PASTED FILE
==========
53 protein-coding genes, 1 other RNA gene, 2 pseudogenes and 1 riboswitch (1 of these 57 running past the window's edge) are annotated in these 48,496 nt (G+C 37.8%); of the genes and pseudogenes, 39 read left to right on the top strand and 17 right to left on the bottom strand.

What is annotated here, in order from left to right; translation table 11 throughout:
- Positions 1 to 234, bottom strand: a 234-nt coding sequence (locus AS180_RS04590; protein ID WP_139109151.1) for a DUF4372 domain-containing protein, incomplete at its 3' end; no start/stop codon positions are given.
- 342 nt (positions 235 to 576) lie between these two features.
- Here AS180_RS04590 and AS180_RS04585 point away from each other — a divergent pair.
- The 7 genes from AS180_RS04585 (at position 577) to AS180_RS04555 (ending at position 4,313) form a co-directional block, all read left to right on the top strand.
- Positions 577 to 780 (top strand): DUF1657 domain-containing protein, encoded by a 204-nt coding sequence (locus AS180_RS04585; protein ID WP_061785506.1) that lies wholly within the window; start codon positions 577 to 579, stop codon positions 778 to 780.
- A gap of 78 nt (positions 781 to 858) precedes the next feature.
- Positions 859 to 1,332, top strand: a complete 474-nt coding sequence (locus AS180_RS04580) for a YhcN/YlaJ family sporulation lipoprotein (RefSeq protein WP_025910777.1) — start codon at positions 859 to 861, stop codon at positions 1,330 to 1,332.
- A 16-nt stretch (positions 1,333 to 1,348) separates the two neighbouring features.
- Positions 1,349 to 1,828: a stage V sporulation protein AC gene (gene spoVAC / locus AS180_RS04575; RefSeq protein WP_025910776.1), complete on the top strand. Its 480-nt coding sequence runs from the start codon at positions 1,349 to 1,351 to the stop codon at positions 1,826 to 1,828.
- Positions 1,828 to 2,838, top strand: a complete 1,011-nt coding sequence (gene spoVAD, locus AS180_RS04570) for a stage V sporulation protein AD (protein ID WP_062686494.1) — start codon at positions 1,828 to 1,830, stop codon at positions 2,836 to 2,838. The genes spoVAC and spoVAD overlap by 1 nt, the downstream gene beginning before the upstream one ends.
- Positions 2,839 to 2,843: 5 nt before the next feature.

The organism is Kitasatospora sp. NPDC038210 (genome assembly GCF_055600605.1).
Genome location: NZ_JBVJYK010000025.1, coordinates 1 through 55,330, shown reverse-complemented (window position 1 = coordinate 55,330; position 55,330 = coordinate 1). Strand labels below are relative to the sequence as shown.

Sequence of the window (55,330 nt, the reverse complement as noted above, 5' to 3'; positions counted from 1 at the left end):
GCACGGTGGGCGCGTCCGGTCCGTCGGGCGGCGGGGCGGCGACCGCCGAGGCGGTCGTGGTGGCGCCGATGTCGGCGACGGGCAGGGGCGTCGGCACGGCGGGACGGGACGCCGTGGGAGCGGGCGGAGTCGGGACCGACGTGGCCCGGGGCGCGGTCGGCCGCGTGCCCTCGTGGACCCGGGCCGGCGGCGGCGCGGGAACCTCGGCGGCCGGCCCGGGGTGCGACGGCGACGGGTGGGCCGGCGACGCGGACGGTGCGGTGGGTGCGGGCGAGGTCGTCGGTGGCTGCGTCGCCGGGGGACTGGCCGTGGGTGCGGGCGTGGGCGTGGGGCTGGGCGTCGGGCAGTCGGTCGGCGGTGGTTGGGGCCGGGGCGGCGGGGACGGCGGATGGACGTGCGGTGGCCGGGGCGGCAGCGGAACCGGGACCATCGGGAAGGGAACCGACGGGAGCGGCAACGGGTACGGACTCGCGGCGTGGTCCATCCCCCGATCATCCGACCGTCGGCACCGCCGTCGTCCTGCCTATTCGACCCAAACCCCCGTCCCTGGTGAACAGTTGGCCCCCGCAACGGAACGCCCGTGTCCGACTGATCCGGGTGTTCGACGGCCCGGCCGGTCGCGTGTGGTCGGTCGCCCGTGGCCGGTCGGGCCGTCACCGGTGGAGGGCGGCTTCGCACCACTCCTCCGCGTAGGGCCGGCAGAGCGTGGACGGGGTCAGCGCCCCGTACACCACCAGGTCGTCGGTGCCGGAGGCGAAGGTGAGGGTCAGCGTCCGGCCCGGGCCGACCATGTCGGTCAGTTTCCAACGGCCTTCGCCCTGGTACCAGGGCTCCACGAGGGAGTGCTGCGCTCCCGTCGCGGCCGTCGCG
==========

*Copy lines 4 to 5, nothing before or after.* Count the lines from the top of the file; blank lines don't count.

- 342 nt (positions 235 to 576) lie between these two features.
- Here AS180_RS04590 and AS180_RS04585 point away from each other — a divergent pair.